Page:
“People feel good putting money into those when their kids are little,” she says. “When the kids are older, they feel like the 529 is the enemy. They feel like the losers who didn’t put money into 529s are getting scholarships and we’re not.”

But O’Shaughnessy stresses that for the vast majority of families, a college savings plan “doesn’t hurt eligibility for aid by even a dollar,” she says.

The reason is an asset protection allowance in federal student aid guidelines that covers non-retirement money based on a formula.

So, for example, for the 2013-2014 academic year, a family where the older parent is 52 can exclude $43,100 from a 529 plan from calculating EFC. If that same family had saved $44,100, then they need only consider 5.64% of the extra $1,000 as part of their EFC.

“If advisors could tell people this, they would not worry about saving,” O’Shaughnessy says. “You’re much better off with savings than not when it comes to college since a lot of college money comes in the form of loans.”

So an advisor’s second action step is to access that table, on page 19 of the Department of Education guide, and print it out as a handy reference when advising clients.

Once the advisor has encouraged college savings and targeted merit-based scholarships for a high-EFC family, the final step for advisors is to calculate the net price of different colleges.

Colleges are now obligated to offer net price calculators, and advisors can view a range of financial data and perform net price calculations on the College Board’s site.

“Net price calculators tell families what the school’s going to cost after plugging in the student’s finances and academic profile. It’s the sticker price minus grants from the federal government, states and scholarships from schools,” she says.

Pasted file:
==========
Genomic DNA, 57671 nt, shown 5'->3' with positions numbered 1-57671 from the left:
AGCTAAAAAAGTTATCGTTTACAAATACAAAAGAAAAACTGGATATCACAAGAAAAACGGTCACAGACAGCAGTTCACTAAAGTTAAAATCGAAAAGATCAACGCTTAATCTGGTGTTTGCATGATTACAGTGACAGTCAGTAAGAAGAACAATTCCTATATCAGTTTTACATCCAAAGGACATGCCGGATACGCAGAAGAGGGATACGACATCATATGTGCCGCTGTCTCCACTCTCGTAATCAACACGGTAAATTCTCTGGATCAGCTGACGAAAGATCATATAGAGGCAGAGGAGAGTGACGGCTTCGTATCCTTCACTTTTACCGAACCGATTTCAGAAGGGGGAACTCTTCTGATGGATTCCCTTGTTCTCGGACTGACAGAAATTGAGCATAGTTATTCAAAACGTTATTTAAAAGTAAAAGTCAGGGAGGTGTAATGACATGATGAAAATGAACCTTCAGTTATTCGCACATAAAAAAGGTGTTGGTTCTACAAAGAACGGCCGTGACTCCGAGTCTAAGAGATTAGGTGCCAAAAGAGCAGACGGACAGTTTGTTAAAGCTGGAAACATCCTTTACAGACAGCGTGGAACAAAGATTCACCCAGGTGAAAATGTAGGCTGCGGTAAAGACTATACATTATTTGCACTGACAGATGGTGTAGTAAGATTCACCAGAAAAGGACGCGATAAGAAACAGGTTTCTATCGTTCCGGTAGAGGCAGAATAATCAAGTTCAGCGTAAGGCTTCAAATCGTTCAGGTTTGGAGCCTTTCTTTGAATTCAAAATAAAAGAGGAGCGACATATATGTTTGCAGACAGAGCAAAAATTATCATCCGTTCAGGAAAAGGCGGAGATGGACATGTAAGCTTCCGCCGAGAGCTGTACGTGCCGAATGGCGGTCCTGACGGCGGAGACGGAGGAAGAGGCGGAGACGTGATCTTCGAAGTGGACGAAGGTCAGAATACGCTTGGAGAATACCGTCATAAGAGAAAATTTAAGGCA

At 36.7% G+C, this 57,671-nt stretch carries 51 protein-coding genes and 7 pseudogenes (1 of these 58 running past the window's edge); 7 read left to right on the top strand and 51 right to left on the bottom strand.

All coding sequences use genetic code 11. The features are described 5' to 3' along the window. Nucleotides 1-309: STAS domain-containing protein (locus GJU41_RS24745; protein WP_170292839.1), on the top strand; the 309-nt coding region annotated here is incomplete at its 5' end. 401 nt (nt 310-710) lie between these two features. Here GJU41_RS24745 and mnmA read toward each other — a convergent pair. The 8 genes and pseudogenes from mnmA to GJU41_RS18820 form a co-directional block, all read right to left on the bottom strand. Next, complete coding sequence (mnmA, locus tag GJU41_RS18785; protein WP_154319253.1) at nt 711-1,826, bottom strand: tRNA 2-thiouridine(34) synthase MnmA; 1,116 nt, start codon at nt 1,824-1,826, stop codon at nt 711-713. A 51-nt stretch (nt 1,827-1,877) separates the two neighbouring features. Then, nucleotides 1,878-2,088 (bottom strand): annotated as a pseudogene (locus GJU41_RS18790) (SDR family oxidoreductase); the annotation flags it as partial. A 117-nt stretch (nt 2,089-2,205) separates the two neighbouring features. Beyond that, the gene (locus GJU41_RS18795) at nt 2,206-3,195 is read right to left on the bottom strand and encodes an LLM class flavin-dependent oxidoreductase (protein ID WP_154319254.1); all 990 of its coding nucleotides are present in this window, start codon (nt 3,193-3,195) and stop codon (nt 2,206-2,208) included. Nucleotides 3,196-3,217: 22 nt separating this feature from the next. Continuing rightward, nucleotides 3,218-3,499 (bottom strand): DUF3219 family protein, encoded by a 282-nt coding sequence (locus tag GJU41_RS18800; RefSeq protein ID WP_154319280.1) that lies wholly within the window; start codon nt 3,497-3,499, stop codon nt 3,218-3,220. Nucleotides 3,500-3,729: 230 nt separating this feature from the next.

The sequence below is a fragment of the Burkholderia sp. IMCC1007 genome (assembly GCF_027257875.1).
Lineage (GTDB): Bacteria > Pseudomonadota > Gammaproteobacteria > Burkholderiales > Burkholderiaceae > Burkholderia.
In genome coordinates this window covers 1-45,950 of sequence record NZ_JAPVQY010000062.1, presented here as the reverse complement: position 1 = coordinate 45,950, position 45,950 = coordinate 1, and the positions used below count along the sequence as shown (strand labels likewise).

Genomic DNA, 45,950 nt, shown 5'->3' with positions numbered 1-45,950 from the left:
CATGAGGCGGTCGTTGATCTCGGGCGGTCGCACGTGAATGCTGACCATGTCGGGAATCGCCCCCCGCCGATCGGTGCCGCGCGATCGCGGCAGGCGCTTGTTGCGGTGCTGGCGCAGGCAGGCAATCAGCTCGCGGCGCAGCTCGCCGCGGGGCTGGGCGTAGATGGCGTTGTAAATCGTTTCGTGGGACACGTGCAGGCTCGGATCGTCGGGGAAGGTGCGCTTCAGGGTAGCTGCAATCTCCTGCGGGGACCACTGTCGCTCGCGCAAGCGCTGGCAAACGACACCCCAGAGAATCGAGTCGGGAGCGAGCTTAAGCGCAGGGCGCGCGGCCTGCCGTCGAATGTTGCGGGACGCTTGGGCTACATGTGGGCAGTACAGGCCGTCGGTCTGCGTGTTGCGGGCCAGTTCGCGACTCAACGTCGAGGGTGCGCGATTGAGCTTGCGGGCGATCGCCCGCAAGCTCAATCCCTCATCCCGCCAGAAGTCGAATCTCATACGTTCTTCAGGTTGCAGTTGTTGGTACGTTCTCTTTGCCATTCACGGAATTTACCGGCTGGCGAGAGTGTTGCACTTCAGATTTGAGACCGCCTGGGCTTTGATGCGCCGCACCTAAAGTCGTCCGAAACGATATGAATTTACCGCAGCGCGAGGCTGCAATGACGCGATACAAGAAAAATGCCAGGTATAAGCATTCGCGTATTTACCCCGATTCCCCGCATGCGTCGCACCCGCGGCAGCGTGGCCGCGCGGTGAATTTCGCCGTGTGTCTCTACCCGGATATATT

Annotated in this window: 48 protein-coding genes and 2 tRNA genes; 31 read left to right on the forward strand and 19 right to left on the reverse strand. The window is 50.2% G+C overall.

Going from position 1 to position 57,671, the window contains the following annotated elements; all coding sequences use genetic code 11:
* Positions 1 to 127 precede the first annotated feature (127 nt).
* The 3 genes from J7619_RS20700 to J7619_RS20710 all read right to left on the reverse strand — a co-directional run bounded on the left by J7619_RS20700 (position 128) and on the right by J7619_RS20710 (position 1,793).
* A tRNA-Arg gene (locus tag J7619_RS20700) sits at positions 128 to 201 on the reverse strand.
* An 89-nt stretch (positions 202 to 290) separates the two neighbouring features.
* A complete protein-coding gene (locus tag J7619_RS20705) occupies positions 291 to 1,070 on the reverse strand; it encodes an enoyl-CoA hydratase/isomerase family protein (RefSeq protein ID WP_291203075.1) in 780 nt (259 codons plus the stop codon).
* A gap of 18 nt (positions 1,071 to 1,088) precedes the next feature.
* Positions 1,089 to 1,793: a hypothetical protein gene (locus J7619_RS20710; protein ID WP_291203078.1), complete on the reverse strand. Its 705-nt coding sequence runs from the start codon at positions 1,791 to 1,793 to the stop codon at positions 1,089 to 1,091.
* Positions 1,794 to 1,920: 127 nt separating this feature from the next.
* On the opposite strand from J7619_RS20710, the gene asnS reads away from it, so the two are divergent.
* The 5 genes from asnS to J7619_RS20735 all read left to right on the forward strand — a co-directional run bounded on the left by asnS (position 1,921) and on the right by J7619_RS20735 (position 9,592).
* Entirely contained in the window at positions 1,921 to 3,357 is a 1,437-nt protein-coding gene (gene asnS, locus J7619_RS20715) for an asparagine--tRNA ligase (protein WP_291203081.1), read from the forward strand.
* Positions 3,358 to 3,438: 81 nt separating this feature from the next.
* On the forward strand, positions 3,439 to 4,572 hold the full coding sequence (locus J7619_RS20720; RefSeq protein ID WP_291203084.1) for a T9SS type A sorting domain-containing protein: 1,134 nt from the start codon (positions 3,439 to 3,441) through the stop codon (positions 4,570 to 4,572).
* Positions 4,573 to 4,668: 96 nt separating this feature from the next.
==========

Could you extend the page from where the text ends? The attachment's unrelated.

An advisor serving families who wouldn’t qualify for need-based aid can quickly find the average merit-based aid for different schools through the site.

So for example, at Beloit College, where O’Shaughnessy’s son goes to school, the cost for tuition and fees and room and board (the data she recommends for calculations) is about $48,500 a year, but the school's average non-need-based aid totals $17,592, bringing the net price to just under $31,000.

Through the College Board’s tool, one could see that a comparable liberal arts college—Denison University—offers more generous merit aid averaging $18,421 but with more expensive tuition, fees and room and board of $54,670, the net price comes out to a much higher $36,249 than Beloit.

So all else being equal, a financial advisor could deliver $5,000 in annual savings, or $20,000 over four years, by steering a client’s teenager to Beloit over Davidson.

That kind of added value is easily but rarely accomplished, according to O’Shaughnessy. There are many additional angles to play, which she teachers in her various books and workshops.

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For more on college planning, please see ThinkAdvisor's:

Top 30 Colleges for Highest Starting Salaries 

Top 25 Best Value Colleges

Top 30 Worst Paying College Majors